Zaha Hadid pavilion opening brings thousands of visitors to Chicago Park

The second of two pavilions honouring the centennial observation of the first city master plan by architect and planner Daniel H. Burnham opened in Millennium Park on August 4, 2009, and thousands of people have visited the structure, created by world-renowned architect Zaha Hadid. Hadid’s pavilion, as well as the pavilion designed by the equally famous architect Ben van Berkel, will be open for viewing through October.


Unlike van Berkel’s high-gloss structure with three scoop-like supports, Hadid chose an elastic, silver-grey tent fabric to cover a 7,000-piece aluminum structure. She added oblong slits along the top of the pavilion for skylights. Hadid, the only woman to win the Pritzker Architecture Prize, calls this look a “fluid form.”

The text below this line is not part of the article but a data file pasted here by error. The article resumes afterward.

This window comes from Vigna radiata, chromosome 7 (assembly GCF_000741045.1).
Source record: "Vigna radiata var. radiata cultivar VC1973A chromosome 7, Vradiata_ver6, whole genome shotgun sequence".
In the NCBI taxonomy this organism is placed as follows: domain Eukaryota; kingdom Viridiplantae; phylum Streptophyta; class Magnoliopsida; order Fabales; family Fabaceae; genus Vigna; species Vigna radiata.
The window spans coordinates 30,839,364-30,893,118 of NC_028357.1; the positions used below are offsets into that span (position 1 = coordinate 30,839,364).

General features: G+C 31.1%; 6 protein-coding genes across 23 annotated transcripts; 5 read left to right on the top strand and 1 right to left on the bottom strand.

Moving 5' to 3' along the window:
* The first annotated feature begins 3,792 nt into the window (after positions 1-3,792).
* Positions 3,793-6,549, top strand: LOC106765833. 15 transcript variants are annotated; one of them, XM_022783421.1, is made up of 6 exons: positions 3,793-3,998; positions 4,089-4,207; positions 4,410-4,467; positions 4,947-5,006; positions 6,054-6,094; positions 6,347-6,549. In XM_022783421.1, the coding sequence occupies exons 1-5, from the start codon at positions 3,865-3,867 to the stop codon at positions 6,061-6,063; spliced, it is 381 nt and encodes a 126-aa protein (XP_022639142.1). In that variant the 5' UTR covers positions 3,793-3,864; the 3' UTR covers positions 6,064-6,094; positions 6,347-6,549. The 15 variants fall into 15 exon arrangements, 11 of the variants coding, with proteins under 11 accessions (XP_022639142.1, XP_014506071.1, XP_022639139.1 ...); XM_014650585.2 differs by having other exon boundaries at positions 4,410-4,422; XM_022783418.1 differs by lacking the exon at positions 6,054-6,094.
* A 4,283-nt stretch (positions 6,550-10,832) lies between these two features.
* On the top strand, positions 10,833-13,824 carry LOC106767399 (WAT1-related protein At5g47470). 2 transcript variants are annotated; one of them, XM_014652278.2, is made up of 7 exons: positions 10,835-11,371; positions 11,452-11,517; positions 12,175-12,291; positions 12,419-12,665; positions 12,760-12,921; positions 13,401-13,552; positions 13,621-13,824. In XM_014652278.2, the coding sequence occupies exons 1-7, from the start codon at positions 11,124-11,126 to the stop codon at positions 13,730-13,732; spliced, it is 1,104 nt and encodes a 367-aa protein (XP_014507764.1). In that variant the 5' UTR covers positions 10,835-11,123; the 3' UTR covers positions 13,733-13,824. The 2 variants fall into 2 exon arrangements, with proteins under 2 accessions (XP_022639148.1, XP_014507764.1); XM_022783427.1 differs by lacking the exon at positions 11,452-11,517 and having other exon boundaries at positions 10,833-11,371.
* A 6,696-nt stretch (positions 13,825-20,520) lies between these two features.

Inside the Hadid pavilion, visitors can view a video that represents the past, present and the future of Chicago. The installation was produced by the London artist Thomas Gray, who trained at the University of Illinois at Chicago. A variety of events, including talks with the pavilion architects, are planned throughout the summer and fall at a locations throughout Chicago and its suburbs to celebrate the Burnham Plan Centennial.


Daniel Burnham oversaw the construction and operation of the 1892 Chicago World’s Fair and is credited for preserving the Lake Michigan shoreline for the public. He envisioned a network of parks and promenades adjacent to and near the water that would replace the patchwork of tent cities, warehouses and wharves. His plan was based on European architecture and he saw Chicago becoming “Paris on the Prairie.”